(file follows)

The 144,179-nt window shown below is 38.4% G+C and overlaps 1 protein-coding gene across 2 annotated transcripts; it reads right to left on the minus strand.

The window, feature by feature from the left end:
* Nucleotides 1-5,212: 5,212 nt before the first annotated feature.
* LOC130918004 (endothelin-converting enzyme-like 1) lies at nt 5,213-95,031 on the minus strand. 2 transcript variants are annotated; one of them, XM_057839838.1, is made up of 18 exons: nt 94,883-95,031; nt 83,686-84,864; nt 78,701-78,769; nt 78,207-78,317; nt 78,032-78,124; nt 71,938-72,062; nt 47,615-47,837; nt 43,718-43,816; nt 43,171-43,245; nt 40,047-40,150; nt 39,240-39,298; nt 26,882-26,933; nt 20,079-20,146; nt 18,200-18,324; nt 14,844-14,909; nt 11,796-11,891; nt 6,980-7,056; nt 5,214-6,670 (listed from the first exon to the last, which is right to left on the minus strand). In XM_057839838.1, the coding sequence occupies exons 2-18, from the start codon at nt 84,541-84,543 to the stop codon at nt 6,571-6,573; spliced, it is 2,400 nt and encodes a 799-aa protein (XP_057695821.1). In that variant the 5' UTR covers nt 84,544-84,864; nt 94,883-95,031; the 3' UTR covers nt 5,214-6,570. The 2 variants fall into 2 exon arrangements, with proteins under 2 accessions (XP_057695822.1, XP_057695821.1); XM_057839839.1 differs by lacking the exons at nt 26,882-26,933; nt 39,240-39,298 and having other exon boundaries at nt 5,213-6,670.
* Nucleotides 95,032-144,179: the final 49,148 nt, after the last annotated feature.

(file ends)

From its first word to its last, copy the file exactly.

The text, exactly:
The 144,179-nt window shown below is 38.4% G+C and overlaps 1 protein-coding gene across 2 annotated transcripts; it reads right to left on the minus strand.

The window, feature by feature from the left end:
* Nucleotides 1-5,212: 5,212 nt before the first annotated feature.
* LOC130918004 (endothelin-converting enzyme-like 1) lies at nt 5,213-95,031 on the minus strand. 2 transcript variants are annotated; one of them, XM_057839838.1, is made up of 18 exons: nt 94,883-95,031; nt 83,686-84,864; nt 78,701-78,769; nt 78,207-78,317; nt 78,032-78,124; nt 71,938-72,062; nt 47,615-47,837; nt 43,718-43,816; nt 43,171-43,245; nt 40,047-40,150; nt 39,240-39,298; nt 26,882-26,933; nt 20,079-20,146; nt 18,200-18,324; nt 14,844-14,909; nt 11,796-11,891; nt 6,980-7,056; nt 5,214-6,670 (listed from the first exon to the last, which is right to left on the minus strand). In XM_057839838.1, the coding sequence occupies exons 2-18, from the start codon at nt 84,541-84,543 to the stop codon at nt 6,571-6,573; spliced, it is 2,400 nt and encodes a 799-aa protein (XP_057695821.1). In that variant the 5' UTR covers nt 84,544-84,864; nt 94,883-95,031; the 3' UTR covers nt 5,214-6,570. The 2 variants fall into 2 exon arrangements, with proteins under 2 accessions (XP_057695822.1, XP_057695821.1); XM_057839839.1 differs by lacking the exons at nt 26,882-26,933; nt 39,240-39,298 and having other exon boundaries at nt 5,213-6,670.
* Nucleotides 95,032-144,179: the final 49,148 nt, after the last annotated feature.